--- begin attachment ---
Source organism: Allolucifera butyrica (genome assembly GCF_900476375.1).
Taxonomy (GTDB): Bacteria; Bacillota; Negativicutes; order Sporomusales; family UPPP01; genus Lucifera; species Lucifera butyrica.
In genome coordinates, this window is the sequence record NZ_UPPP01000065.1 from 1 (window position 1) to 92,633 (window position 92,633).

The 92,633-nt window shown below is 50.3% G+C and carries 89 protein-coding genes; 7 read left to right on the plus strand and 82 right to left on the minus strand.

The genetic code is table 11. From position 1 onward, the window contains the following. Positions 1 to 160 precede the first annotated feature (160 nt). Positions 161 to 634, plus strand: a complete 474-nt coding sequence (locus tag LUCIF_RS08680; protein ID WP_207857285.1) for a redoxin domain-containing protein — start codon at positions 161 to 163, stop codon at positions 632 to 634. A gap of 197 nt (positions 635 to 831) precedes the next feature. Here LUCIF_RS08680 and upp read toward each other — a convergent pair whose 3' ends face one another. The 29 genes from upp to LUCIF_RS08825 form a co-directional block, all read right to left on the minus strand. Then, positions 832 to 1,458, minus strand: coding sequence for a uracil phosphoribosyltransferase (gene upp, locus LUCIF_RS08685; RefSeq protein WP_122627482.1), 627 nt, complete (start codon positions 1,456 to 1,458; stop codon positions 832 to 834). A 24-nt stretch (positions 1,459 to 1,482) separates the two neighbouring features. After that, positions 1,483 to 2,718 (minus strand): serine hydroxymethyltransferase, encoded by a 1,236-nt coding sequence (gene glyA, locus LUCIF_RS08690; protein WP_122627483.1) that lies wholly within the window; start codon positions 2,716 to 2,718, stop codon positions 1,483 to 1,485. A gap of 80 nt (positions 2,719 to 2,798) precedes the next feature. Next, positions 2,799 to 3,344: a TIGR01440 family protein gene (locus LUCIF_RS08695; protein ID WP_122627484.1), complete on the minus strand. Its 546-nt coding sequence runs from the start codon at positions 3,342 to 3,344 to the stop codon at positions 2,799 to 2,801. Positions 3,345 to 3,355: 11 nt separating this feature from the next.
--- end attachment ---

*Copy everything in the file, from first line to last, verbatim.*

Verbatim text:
Source organism: Allolucifera butyrica (genome assembly GCF_900476375.1).
Taxonomy (GTDB): Bacteria; Bacillota; Negativicutes; order Sporomusales; family UPPP01; genus Lucifera; species Lucifera butyrica.
In genome coordinates, this window is the sequence record NZ_UPPP01000065.1 from 1 (window position 1) to 92,633 (window position 92,633).

The 92,633-nt window shown below is 50.3% G+C and carries 89 protein-coding genes; 7 read left to right on the plus strand and 82 right to left on the minus strand.

The genetic code is table 11. From position 1 onward, the window contains the following. Positions 1 to 160 precede the first annotated feature (160 nt). Positions 161 to 634, plus strand: a complete 474-nt coding sequence (locus tag LUCIF_RS08680; protein ID WP_207857285.1) for a redoxin domain-containing protein — start codon at positions 161 to 163, stop codon at positions 632 to 634. A gap of 197 nt (positions 635 to 831) precedes the next feature. Here LUCIF_RS08680 and upp read toward each other — a convergent pair whose 3' ends face one another. The 29 genes from upp to LUCIF_RS08825 form a co-directional block, all read right to left on the minus strand. Then, positions 832 to 1,458, minus strand: coding sequence for a uracil phosphoribosyltransferase (gene upp, locus LUCIF_RS08685; RefSeq protein WP_122627482.1), 627 nt, complete (start codon positions 1,456 to 1,458; stop codon positions 832 to 834). A 24-nt stretch (positions 1,459 to 1,482) separates the two neighbouring features. After that, positions 1,483 to 2,718 (minus strand): serine hydroxymethyltransferase, encoded by a 1,236-nt coding sequence (gene glyA, locus LUCIF_RS08690; protein WP_122627483.1) that lies wholly within the window; start codon positions 2,716 to 2,718, stop codon positions 1,483 to 1,485. A gap of 80 nt (positions 2,719 to 2,798) precedes the next feature. Next, positions 2,799 to 3,344: a TIGR01440 family protein gene (locus LUCIF_RS08695; protein ID WP_122627484.1), complete on the minus strand. Its 546-nt coding sequence runs from the start codon at positions 3,342 to 3,344 to the stop codon at positions 2,799 to 2,801. Positions 3,345 to 3,355: 11 nt separating this feature from the next.